Statin medications can sometimes cause side effects, such as muscle pain or digestive problems. But what are the risks of stopping the medication because of those adverse effects?
Modifying your lifestyle is an effective way to reduce the risk of heart disease. Yet many people at high risk feel no need to alter their lifestyle habits, a study published in the Journal of the American Heart Association suggests. That's concerning, because it's estimated that modifiable risk factors account for the majority of the risk for heart attack among the general population. In other words, people have the power to make a huge difference in their heart health.
Nitric oxide is a chemical compound in the body that relaxes the blood vessels and keeps them flexible, allowing them to dilate, boosting blood flow, and helping to control blood pressure. It also has anti-inflammatory effects and helps reduce the risk of plaque development. But too much nitric oxide can be harmful. Here's the best way to maintain a heart-healthy level.
Most people with abnormal heart rhythms (atrial fibrillation or ventricular arrhythmias) can safely consume coffee and other caffeinated beverages in moderation—despite the common concern that caffeine can trigger arrhythmias—a recent study finds.
Emotional or physical stress can trigger worrisome symptoms that are similar to those of a heart attack. Here's what you need to know about this condition, known medically as stress cardiomyopathy.
The American Heart Association (AHA) continues to recommend eating two 3.5-ounce (100 grams) servings of cooked fish each week to reduce cardiovascular disease risk. But is mercury a concern, and what should you do if you don't like fish?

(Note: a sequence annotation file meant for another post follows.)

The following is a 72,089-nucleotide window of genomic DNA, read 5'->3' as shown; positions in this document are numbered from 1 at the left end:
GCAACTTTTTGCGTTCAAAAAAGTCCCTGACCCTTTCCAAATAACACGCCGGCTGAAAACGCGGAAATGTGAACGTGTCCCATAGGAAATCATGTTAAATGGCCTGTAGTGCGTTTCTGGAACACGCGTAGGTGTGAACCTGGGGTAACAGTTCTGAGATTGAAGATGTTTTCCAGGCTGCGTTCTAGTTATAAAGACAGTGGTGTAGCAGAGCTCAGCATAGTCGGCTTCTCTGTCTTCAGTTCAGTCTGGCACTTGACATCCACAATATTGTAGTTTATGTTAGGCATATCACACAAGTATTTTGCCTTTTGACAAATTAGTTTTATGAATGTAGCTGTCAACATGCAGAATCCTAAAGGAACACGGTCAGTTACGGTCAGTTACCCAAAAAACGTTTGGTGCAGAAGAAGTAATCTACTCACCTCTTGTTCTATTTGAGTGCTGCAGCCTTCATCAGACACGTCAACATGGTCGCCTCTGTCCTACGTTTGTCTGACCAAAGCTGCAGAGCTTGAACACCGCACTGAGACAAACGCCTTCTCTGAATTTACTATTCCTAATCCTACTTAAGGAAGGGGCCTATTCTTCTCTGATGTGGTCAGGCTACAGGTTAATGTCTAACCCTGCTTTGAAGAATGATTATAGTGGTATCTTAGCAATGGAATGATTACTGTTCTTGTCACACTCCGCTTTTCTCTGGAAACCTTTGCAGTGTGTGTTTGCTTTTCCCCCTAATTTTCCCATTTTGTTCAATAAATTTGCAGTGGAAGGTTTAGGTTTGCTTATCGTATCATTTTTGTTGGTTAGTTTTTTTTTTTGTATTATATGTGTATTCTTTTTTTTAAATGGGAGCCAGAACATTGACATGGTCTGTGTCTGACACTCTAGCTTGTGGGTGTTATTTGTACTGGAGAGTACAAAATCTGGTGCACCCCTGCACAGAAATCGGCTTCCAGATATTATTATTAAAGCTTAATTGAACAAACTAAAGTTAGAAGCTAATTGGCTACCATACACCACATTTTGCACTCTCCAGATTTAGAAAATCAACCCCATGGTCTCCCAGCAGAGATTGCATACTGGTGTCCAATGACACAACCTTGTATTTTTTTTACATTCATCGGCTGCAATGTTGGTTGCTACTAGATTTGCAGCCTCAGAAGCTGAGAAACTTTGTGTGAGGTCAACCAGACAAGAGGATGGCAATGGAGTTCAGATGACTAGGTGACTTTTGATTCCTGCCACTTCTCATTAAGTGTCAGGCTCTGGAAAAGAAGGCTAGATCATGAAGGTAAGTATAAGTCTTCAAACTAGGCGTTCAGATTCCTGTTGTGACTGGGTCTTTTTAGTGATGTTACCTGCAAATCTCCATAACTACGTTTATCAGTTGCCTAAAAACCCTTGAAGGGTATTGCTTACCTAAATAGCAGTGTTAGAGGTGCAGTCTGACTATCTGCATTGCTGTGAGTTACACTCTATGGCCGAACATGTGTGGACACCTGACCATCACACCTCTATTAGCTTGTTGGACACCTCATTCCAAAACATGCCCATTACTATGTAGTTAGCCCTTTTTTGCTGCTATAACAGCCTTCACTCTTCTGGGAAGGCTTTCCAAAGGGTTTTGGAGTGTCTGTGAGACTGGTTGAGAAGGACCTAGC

While low-fat diets were once all the rage, they are no longer considered a heart-healthy choice. In fact, when you cut saturated fat, such as that in meat and butter, out of your diet, you should replace it with the healthier fats found in vegetable oils, nuts, and fish. A presidential advisory from the American Heart Association drives that point home.
Researchers have found that sugar impacts heart health in several key areas. Here's a sprinkling of recent research.
Some adults ages 75 and older wait far too long before seeking medical help for heart attack symptoms. Here's why the delay could put their health—and life—in jeopardy.
An interesting diet study was published earlier this year, this one from Italy, comparing a Mediterranean diet with a lacto-ovo-vegetarian diet. Both diets are widely promoted as being healthful, and previous research has shown that each can improve aspects of cardiovascular health and help with weight control, but no clinical trial has compared them until now.
A recent study from UK researchers proposes screening adults for atrial fibrillation every five years, starting at age 65. Here's why.
When cardiac arrest strikes, quick action from a bystander can have a lasting impact, research shows.
That's the question cardiologists are asking after a study suggests stents may not be as useful as once thought.
Snoring loudly enough to wake members of your household is one sign that you have sleep apnea—a disorder that repeatedly interrupts your breathing throughout the night. These breathing disruptions can leave you groggy the next day, but they also pose serious risks to your heart. Using a continuous positive airway pressure (CPAP) machine at night—while an established and effective fix for sleep apnea—might not help you avoid a heart attack or stroke as previously thought, new research finds.
Two analyses have added support to the heart benefits of whole grains.